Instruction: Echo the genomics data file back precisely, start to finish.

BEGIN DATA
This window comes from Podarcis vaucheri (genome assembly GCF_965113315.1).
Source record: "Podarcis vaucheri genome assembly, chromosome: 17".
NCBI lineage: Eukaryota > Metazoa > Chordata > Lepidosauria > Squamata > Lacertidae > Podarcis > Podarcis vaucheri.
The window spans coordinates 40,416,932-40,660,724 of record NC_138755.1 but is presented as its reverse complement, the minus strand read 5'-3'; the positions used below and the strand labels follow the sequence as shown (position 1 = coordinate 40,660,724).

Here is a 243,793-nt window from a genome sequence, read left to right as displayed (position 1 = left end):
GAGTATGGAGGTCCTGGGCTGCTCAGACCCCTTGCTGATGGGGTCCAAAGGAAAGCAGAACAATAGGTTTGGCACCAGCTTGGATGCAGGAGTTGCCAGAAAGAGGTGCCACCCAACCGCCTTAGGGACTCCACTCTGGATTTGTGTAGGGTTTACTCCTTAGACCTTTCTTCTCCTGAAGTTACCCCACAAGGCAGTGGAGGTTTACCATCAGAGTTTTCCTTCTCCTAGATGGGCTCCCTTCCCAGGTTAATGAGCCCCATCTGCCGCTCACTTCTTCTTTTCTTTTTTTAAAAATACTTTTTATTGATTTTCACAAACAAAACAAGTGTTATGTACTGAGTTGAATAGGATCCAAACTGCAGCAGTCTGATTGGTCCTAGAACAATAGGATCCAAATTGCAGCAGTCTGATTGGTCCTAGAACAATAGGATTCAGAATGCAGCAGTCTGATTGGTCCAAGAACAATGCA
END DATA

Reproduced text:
This window comes from Podarcis vaucheri (genome assembly GCF_965113315.1).
Source record: "Podarcis vaucheri genome assembly, chromosome: 17".
NCBI lineage: Eukaryota > Metazoa > Chordata > Lepidosauria > Squamata > Lacertidae > Podarcis > Podarcis vaucheri.
The window spans coordinates 40,416,932-40,660,724 of record NC_138755.1 but is presented as its reverse complement, the minus strand read 5'-3'; the positions used below and the strand labels follow the sequence as shown (position 1 = coordinate 40,660,724).

Here is a 243,793-nt window from a genome sequence, read left to right as displayed (position 1 = left end):
GAGTATGGAGGTCCTGGGCTGCTCAGACCCCTTGCTGATGGGGTCCAAAGGAAAGCAGAACAATAGGTTTGGCACCAGCTTGGATGCAGGAGTTGCCAGAAAGAGGTGCCACCCAACCGCCTTAGGGACTCCACTCTGGATTTGTGTAGGGTTTACTCCTTAGACCTTTCTTCTCCTGAAGTTACCCCACAAGGCAGTGGAGGTTTACCATCAGAGTTTTCCTTCTCCTAGATGGGCTCCCTTCCCAGGTTAATGAGCCCCATCTGCCGCTCACTTCTTCTTTTCTTTTTTTAAAAATACTTTTTATTGATTTTCACAAACAAAACAAGTGTTATGTACTGAGTTGAATAGGATCCAAACTGCAGCAGTCTGATTGGTCCTAGAACAATAGGATCCAAATTGCAGCAGTCTGATTGGTCCTAGAACAATAGGATTCAGAATGCAGCAGTCTGATTGGTCCAAGAACAATGCA